Content marketing is one of the best ways for your business to engage with your customers. It can improve your site’s search ranking, increase visibility and loyalty, and if it’s great content, can lead to sharing. And when content is shared to the point it goes viral, the result can be free publicity, name recognition, and brand building. The rise of sites that specialize in viral media offers important lessons for businesses looking to create their own sharable content.
We’d bet that everyone on the Internet has seen BuzzFeed quizzes that tell you’re green and most like a breakfast sandwich. BuzzFeed has cracked the viral content code, and consumers are not only adding data with each click, they’re also eager to share this seemingly useless information with their networks. Here are three lessons your business can apply to its own content to make it more sharable—and you don’t even need to take a quiz for the results.
Push the right buttons
“Stories that evoke primal emotions tend to work best,” said Neetzan Zimmerman in a recent interview. The former Gawker editorial genius, now editor-in-chief at social networking startup Whisper, wrote 9 out of 10 of Gawker’s most popular stories last year.Whether it’s controversial, hilarious, strange, or heartwarming, content has the ability to trigger powerful emotions is one way to get people talking—and sharing.
What you learn when a post doesn’t do well can provide you with insight into your specific audience’s habits.
He also adds that human interest and inspiration stories “are the bread and butter of the viral internet.” Just remember that positive content usually has more sticking power than negative, and focusing on one strong emotion (fear, surprise, anger, awe, to name a few) can have a larger impact.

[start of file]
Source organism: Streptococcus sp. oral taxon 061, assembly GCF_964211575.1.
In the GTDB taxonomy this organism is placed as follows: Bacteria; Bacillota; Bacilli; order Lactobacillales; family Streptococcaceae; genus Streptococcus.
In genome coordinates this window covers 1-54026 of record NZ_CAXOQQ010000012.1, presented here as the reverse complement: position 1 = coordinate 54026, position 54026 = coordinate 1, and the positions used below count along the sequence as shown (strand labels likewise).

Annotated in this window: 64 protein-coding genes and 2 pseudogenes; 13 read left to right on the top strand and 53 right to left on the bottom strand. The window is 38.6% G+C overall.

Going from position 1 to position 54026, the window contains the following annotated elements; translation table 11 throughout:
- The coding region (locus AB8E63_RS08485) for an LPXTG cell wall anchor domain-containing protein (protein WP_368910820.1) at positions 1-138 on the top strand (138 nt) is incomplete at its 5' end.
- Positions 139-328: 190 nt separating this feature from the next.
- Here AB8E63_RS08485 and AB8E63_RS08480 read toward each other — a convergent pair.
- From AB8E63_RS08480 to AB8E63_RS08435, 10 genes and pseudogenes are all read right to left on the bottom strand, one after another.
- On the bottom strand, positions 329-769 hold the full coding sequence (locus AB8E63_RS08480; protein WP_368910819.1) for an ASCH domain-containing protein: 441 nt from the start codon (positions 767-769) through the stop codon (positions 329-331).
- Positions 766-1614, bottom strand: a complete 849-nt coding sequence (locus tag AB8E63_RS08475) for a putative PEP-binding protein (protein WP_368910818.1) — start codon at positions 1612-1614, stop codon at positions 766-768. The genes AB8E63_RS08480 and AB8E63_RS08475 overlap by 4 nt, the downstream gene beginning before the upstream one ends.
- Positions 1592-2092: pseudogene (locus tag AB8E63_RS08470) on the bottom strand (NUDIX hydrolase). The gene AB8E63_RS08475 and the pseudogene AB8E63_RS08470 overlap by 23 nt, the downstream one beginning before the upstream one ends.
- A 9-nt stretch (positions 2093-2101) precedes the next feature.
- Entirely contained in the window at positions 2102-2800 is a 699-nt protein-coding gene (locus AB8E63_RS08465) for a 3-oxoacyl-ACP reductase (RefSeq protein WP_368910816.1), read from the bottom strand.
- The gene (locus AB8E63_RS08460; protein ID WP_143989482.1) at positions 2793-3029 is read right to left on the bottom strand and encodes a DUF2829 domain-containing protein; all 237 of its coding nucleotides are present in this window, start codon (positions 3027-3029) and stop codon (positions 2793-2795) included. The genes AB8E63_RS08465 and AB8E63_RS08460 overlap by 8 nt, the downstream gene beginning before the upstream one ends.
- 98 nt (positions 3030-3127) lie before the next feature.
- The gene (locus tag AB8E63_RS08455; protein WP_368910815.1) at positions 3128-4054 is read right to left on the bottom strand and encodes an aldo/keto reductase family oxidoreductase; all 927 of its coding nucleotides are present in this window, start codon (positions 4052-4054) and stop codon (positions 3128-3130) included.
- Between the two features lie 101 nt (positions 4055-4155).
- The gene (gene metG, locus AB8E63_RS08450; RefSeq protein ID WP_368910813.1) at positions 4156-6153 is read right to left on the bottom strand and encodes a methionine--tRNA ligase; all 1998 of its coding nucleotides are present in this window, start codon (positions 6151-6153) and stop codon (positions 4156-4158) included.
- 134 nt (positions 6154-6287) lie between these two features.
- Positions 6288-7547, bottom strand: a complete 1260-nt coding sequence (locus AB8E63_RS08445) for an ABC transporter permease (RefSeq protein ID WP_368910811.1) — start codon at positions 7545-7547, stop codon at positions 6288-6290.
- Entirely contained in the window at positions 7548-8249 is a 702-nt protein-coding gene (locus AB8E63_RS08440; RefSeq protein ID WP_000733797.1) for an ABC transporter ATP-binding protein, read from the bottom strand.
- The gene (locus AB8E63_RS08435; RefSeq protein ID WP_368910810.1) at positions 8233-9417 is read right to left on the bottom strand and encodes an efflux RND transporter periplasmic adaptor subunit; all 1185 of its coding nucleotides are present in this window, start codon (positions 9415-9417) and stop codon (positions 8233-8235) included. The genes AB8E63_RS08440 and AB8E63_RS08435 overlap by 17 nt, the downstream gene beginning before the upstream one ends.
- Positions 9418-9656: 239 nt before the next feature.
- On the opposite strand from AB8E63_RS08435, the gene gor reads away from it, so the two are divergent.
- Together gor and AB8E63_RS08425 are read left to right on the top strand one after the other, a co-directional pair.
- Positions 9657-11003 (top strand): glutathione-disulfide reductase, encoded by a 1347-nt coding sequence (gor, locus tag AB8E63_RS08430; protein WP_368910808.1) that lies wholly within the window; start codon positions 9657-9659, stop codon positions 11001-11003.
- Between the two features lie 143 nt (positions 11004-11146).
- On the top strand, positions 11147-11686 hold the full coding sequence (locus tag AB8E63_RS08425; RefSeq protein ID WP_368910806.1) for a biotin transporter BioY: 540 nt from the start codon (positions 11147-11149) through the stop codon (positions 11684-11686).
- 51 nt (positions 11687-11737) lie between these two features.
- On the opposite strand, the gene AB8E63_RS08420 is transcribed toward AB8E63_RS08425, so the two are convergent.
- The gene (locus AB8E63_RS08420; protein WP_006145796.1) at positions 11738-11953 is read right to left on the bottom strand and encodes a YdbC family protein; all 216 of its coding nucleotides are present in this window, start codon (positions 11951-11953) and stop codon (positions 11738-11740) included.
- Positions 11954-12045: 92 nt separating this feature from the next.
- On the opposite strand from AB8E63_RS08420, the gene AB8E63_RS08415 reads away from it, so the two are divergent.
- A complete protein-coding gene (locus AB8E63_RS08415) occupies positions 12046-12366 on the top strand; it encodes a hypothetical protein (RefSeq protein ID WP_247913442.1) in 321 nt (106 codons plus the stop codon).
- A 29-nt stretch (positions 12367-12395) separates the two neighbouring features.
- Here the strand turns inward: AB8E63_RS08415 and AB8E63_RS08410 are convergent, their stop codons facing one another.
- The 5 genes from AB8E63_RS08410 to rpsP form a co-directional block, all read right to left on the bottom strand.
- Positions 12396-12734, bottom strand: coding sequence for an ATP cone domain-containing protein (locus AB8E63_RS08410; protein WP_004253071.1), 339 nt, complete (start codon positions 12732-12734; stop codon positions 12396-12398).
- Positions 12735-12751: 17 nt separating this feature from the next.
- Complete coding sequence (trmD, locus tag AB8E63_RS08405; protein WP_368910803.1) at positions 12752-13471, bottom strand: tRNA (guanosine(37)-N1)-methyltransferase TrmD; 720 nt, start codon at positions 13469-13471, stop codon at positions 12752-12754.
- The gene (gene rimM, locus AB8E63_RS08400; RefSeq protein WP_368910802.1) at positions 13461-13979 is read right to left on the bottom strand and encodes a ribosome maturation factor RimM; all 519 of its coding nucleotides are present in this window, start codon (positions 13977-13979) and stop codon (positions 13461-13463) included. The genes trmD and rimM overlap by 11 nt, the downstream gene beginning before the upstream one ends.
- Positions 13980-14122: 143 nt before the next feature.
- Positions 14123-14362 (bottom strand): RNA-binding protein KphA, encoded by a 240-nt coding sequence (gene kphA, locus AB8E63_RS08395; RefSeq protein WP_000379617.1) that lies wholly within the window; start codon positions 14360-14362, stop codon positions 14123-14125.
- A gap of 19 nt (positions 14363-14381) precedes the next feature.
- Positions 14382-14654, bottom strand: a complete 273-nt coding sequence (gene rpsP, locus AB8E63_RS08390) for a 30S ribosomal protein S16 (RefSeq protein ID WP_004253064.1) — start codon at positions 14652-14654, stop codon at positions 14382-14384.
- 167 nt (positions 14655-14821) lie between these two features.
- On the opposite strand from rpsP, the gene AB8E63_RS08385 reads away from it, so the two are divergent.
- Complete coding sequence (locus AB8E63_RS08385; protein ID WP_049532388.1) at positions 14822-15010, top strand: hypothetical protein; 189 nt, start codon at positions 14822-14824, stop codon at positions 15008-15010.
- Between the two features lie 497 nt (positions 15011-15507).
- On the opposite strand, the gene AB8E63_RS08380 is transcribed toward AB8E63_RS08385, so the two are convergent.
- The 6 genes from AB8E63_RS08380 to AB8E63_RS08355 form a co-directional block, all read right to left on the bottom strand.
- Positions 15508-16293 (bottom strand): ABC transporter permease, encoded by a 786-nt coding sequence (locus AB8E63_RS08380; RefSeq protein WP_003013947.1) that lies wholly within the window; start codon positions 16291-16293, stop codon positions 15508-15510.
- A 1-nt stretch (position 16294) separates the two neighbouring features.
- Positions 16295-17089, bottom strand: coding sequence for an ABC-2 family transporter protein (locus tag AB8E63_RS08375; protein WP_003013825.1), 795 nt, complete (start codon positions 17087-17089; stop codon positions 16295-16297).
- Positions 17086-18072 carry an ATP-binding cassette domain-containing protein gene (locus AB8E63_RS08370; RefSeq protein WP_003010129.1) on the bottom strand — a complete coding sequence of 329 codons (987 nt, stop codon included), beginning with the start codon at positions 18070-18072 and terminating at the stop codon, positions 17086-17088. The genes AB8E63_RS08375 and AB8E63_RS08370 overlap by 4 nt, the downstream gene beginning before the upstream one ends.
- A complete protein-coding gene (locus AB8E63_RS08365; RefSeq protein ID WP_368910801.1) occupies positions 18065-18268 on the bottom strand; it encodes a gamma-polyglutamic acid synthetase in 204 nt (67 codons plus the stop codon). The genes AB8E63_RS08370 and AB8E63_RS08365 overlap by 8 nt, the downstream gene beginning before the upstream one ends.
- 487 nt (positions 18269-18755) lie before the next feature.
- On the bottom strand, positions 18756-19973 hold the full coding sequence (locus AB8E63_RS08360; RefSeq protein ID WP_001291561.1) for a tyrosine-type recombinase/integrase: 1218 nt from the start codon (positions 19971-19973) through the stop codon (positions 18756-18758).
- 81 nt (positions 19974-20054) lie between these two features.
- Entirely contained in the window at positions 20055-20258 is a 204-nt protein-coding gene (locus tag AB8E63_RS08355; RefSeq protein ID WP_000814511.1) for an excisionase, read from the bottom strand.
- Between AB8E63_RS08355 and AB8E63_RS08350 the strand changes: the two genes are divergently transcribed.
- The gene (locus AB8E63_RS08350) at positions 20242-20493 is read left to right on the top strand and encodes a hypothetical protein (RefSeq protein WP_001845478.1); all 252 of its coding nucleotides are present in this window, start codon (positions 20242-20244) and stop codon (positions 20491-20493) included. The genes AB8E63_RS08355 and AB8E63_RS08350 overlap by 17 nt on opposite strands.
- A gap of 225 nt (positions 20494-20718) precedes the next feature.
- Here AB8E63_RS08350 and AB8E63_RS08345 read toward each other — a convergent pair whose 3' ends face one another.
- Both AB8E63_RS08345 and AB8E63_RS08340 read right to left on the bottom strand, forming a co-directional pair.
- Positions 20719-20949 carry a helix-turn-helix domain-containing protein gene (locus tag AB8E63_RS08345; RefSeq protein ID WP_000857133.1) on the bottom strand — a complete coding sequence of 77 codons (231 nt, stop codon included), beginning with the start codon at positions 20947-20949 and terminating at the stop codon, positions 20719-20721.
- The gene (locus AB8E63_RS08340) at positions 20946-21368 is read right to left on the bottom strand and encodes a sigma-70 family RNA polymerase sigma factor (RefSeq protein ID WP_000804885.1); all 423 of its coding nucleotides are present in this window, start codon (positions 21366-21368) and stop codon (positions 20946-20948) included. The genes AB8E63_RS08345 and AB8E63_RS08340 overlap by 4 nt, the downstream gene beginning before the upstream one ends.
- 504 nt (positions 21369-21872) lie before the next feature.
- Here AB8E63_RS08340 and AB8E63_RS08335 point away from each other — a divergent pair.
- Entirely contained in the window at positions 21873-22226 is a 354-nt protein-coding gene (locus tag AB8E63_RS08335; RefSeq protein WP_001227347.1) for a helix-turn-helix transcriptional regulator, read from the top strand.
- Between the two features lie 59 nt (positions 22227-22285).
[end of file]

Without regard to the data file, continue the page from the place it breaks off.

Learn your audience’s habits
If you’re prepared to fail at creating viral content, there’s a lot your business can gain. What you learn when a post doesn’t do well can provide you with insight into your specific audience’s habits.
Your business needs to find out what details make your audience click. Headline too long? The time you posted the content—or promoted on social media channels—not right? Figuring out what doesn’t work is just as important to figuring out what will work.
And the more you can make your content feel personalized to your audience, the better it will do. Managing editorial director at BuzzFeed, Summer Anne Burton, recently said the more successful quizzes the site creates “are mostly built so the results feel personal and that you can relate to them. She calls the quizzes “a way for people to identify and relate to others.”
It all hinges on the headline
A headline is the first thing your audience sees and can make or break the rest of the content. If the title doesn’t elicit an emotion or a connection with your audience, they’re not going to click to read the rest. In addition to emotion-packed headlines, lists tend to perform well, too.
Getting your first piece of content to go viral probably won’t happen right away. Some posts may build traffic slowly, over the course of several months. Others may skyrocket to popularity months after they’ve been written. But consistently creating compelling content for your audience will benefit your business in the long run.
Ready for more? Check out our interview with Scott Golder, a data scientist and staff sociologist at Context Relevant, whose groundbreaking social media research is changing what can be learned from analysis of data people provide online.